What is copyright infringement?
Copyright is a negative right that lets the owner enjoy exclusive right over his/her Work without any hindrance from others. If the Work is used/ exploited by any person other than the owner without his/her authorization, it constitutes an infringement of copyright in the Work.
What amounts to copyright infringement?
Copyright infringement can be primary or secondary. In case of primary infringement, the infringer copies the original work without the owner’s authorization, whereas secondary infringement covers unauthorized dealings such as selling of infringing copies of the Work, etc.
The legislation governing the infringement of copyright in India is the Copyrights Act, 1957. According to Section 51 of the Act, copyright in a Work shall be deemed to be infringed when:
- Unauthorized use of the exclusive rights of the owner of Copyrights under the Act by any other person;
- Permitting a place for the communication of the Work to the public for a profit;
- Make or let for sale or hire copyrighted Work without authorization of the owner;
- Distribution or exhibition of infringing copies for trade and personal gains;
- Importing of infringing copies into India.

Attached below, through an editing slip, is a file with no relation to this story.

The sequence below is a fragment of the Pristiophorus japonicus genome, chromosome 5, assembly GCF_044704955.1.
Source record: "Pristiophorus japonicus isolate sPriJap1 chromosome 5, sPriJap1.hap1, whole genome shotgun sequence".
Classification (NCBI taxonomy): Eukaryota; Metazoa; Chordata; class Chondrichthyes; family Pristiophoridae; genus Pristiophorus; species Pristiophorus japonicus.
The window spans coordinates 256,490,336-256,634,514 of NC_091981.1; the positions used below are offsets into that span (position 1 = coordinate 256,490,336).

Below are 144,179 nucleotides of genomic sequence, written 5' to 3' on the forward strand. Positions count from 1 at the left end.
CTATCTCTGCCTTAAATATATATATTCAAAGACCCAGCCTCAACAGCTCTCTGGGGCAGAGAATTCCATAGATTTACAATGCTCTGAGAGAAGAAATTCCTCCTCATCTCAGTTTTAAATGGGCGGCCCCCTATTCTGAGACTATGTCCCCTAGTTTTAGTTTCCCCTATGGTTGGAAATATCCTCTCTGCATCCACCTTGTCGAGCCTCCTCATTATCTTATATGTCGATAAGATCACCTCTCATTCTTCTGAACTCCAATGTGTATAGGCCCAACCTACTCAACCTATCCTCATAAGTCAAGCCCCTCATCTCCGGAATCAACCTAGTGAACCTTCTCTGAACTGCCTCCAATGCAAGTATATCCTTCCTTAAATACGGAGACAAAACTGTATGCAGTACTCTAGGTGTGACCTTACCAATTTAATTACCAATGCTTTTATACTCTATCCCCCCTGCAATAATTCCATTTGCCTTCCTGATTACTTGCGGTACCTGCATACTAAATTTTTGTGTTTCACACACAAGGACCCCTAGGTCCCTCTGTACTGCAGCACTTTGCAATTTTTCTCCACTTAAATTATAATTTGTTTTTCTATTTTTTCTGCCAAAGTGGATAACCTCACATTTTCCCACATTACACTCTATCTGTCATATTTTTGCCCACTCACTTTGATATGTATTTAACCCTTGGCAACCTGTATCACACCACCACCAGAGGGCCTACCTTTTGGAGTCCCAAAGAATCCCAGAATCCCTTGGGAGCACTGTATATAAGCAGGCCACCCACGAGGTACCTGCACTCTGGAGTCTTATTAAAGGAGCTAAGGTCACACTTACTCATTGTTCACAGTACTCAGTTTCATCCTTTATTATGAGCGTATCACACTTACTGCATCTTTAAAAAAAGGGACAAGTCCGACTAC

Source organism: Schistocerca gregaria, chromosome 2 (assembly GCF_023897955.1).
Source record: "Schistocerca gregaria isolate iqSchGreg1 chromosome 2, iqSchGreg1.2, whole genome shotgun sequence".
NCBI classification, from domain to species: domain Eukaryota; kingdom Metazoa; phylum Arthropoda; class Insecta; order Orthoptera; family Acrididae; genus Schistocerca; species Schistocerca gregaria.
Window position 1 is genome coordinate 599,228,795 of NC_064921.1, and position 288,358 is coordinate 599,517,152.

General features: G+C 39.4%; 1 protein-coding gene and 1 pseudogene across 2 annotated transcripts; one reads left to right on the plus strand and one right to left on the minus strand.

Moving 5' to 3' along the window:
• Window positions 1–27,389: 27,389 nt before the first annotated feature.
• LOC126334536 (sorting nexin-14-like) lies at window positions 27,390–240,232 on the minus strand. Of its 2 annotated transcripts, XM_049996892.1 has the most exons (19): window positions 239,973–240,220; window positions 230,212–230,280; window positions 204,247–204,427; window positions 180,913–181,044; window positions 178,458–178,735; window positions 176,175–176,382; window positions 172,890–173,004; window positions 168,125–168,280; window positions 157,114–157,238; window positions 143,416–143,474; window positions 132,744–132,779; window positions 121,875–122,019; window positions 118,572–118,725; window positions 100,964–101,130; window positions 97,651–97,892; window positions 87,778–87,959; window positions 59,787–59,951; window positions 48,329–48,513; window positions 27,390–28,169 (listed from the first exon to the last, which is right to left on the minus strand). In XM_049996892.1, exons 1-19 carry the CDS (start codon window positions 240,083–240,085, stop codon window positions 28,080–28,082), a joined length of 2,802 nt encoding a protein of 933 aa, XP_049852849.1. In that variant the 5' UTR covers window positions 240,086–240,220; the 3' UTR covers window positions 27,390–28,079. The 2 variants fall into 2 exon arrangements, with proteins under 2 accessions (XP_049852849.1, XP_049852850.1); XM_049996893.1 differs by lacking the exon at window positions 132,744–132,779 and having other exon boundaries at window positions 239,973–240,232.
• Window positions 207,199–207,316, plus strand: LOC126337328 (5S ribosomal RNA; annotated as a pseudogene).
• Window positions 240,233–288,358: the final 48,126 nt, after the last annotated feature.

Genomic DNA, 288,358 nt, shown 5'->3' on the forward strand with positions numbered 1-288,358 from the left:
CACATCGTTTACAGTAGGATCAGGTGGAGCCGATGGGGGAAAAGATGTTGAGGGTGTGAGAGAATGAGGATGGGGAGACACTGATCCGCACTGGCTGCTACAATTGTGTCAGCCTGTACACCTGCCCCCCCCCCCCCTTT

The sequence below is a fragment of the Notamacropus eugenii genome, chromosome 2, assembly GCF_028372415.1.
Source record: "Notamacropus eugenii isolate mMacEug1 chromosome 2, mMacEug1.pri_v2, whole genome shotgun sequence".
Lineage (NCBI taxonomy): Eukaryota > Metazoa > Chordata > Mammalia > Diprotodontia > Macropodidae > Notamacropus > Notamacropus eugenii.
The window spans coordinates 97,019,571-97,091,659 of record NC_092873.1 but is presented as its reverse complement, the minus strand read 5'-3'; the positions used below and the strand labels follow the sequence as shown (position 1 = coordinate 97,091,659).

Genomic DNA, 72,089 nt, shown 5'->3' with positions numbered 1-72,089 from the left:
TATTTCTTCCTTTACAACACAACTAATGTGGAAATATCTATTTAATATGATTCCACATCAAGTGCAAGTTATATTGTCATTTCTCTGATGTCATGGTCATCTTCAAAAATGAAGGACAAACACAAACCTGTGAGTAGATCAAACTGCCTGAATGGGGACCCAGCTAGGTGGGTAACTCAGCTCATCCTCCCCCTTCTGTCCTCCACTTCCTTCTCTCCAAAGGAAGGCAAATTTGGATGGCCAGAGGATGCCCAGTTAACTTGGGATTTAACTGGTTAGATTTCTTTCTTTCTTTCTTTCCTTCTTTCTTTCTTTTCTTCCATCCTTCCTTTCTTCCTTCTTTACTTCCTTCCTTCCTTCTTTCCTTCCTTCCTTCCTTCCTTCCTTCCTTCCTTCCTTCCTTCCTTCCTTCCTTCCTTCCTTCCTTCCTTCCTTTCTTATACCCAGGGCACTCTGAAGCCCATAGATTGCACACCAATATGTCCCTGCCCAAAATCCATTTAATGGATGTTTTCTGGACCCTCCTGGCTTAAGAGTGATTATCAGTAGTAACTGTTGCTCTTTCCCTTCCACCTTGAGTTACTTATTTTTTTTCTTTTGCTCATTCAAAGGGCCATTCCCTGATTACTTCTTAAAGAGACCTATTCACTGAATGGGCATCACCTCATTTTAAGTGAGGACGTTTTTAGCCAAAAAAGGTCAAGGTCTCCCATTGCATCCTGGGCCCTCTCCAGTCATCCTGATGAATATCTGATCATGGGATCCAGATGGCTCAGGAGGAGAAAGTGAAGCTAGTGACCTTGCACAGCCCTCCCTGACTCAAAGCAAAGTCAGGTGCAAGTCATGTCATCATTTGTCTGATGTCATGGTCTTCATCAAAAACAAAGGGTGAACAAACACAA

What does not amount to copyright infringement?
The acts involving a ‘fair use’ of the Work, do not amount to infringement. However, the ambit of ‘fair use’ is a debatable issue and the Courts have decided it depending on the facts and circumstances of each case. For example, the use of copyrighted work for research, study, review, reporting, legislation, etc. without authorization of the owner does not amount to copyright infringement.
What are the remedies for copyright infringement?
1. Civil Remedies: Section 55 of the Act states that in case of infringement, the owner of Copyright shall be entitled to all such remedies by way of injunction, damages, and accounts. Depending upon the facts and circumstances of each case following orders are commonly passed by the Indian Courts in case of infringement of Copyrights:-
- Interlocutory injunction, i.e. a temporary injunction against infringement of copyrights till final disposal of the suit.
- Anton Pillar order, i.e. an order permitting the copyright owner along with a Local Commissioner appointed by the Court to search the premises and seize the infringing goods.
- John Doe order, i.e. cease and desist orders passed by the Court against unknown infringers. In such cases, the identity of the infringer is unknown to the Plaintiff and is referred to as “John Doe” till the identity becomes known.
2. Criminal Remedies: Section 63 of the Act states that criminal proceedings can be initiated against the infringer by the owner of copyright and the punishment towards the same shall be imprisonment of at least 6 months which may be extended to 3 years with a fine of INR 50,000, which may extend to INR 2 lakhs.
In case of criminal action, any police officer, not below the rank of Sub-Inspector, is permitted to seize the infringing copies without a warrant and produce them before a Magistrate.